In Sheila Lintott & Maureen Sander-Staudt (eds.), Philosophical Inquiries into Pregnancy, Childbirth, and Mothering: Maternal Subjects. Routledge. pp. 215-236 (2012)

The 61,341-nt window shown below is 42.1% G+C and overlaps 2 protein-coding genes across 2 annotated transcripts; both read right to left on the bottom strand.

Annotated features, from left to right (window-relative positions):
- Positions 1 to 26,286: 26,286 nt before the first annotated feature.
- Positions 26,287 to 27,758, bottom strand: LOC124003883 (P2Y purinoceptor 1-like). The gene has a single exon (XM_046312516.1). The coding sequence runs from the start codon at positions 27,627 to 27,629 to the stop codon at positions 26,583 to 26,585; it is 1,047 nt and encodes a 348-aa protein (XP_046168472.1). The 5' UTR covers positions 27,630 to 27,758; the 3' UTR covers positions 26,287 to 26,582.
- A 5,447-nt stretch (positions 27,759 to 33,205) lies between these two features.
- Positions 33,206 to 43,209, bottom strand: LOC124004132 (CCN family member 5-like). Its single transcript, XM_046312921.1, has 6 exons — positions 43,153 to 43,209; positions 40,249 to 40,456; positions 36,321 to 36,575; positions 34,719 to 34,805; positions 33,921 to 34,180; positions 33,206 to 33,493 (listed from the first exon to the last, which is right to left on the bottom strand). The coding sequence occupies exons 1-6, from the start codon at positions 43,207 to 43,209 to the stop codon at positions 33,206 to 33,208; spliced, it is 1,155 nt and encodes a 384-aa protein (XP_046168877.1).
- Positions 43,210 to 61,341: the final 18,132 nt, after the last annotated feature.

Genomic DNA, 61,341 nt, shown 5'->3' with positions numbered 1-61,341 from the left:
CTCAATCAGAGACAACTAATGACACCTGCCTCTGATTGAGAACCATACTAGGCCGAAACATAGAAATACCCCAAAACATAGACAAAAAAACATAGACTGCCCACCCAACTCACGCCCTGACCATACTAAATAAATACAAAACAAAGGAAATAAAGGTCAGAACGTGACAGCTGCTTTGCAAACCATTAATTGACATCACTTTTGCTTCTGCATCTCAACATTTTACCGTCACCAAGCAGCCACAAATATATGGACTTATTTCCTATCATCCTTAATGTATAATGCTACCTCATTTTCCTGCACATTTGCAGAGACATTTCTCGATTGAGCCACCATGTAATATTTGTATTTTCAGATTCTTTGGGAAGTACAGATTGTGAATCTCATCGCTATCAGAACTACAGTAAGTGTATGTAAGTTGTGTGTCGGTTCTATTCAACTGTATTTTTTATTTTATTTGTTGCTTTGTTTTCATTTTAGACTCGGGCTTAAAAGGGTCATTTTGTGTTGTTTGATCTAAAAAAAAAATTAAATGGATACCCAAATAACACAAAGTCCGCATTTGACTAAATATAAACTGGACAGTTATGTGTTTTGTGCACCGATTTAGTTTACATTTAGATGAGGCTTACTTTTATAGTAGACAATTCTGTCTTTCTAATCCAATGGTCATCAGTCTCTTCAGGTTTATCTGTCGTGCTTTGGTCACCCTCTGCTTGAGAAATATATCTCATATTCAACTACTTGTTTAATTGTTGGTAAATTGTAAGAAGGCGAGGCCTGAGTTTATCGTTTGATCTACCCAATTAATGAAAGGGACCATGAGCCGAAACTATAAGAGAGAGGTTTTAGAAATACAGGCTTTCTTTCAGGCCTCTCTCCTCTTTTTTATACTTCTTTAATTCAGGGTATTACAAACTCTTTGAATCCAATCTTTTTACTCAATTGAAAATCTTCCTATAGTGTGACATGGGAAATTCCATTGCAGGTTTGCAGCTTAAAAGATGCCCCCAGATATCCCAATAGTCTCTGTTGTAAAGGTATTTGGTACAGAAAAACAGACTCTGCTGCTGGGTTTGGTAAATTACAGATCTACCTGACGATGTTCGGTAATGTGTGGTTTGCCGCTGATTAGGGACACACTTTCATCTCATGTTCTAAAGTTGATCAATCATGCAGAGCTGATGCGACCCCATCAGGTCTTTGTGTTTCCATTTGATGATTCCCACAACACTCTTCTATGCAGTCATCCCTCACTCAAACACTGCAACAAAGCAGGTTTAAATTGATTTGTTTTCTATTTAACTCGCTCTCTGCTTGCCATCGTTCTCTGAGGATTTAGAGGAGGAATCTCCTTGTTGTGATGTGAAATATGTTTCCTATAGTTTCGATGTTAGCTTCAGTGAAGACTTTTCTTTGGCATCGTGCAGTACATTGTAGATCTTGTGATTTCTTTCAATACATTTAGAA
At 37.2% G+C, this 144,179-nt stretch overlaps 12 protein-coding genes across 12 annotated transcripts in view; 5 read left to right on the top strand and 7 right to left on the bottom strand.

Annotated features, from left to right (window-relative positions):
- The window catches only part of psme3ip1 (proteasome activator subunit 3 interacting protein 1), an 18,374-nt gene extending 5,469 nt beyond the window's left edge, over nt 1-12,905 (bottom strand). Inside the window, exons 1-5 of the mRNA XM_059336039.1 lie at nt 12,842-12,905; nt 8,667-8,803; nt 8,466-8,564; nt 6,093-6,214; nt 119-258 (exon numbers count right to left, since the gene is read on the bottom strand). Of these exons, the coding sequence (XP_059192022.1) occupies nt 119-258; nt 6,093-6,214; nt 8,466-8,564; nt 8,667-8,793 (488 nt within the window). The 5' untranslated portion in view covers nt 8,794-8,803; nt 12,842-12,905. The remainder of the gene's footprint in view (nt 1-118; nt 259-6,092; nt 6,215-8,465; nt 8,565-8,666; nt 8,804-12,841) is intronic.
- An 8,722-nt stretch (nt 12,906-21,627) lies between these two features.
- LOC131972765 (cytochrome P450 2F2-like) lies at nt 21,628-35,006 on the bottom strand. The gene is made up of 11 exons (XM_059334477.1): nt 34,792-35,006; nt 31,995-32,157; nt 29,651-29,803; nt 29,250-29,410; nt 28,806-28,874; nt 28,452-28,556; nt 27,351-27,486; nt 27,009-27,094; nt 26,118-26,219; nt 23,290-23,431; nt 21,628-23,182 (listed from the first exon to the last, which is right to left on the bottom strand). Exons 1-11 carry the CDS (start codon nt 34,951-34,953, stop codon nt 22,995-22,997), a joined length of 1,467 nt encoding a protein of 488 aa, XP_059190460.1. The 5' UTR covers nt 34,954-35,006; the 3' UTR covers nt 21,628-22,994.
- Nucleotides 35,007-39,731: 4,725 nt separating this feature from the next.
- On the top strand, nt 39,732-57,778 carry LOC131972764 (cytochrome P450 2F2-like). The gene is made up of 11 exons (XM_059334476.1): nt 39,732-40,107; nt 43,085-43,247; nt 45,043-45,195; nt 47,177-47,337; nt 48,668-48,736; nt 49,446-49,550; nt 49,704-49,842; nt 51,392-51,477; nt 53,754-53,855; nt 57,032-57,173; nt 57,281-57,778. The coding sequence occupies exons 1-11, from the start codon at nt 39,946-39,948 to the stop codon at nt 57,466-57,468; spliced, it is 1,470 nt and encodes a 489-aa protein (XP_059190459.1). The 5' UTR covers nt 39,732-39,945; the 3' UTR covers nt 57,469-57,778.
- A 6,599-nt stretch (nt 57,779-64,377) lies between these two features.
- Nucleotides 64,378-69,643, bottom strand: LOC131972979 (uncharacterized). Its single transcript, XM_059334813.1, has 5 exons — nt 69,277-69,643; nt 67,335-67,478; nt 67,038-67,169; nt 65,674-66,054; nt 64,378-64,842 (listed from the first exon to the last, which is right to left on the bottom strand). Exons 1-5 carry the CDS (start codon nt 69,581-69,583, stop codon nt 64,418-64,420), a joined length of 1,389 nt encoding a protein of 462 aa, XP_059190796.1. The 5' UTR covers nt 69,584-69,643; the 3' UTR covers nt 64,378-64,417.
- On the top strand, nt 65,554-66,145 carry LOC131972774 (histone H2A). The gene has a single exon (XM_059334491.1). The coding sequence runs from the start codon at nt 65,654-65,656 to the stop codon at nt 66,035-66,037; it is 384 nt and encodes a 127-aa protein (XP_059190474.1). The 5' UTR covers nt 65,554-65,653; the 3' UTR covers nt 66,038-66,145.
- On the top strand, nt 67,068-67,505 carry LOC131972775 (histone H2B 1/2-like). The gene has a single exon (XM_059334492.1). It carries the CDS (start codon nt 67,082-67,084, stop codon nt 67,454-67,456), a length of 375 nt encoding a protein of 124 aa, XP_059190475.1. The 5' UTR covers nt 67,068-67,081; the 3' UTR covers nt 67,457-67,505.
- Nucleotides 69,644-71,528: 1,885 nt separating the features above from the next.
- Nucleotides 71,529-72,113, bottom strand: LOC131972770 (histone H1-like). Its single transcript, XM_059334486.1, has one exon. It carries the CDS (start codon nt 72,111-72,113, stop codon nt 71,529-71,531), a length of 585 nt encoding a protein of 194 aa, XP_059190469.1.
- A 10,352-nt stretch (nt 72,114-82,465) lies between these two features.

AbstractImages abound of women throughout the ages engaging in various activities. But why are there so few representations of childbirth in visual art? Feminist artist Judy Chicago once suggested that depictions of women giving birth do not commonly occur in Western culture but can be found in other contexts such as pre-Columbian art or societies previously considered "primitive." Chicago's own exploration of the theme resulted in the creation of The Birth Project (1980-85): an unprecedented series of eighty handcrafted works of art created in a variety of needlework techniques by more than 130 artisans that celebrate the experience of birth and a woman's transformation into motherhood. But why is The Birth Project an aberration from today's norm? What are the reasons that childbirth remains a taboo subject in our visual culture? Why is the birthing experience--so pervasive for women--so infrequently celebrated, even by female artists?
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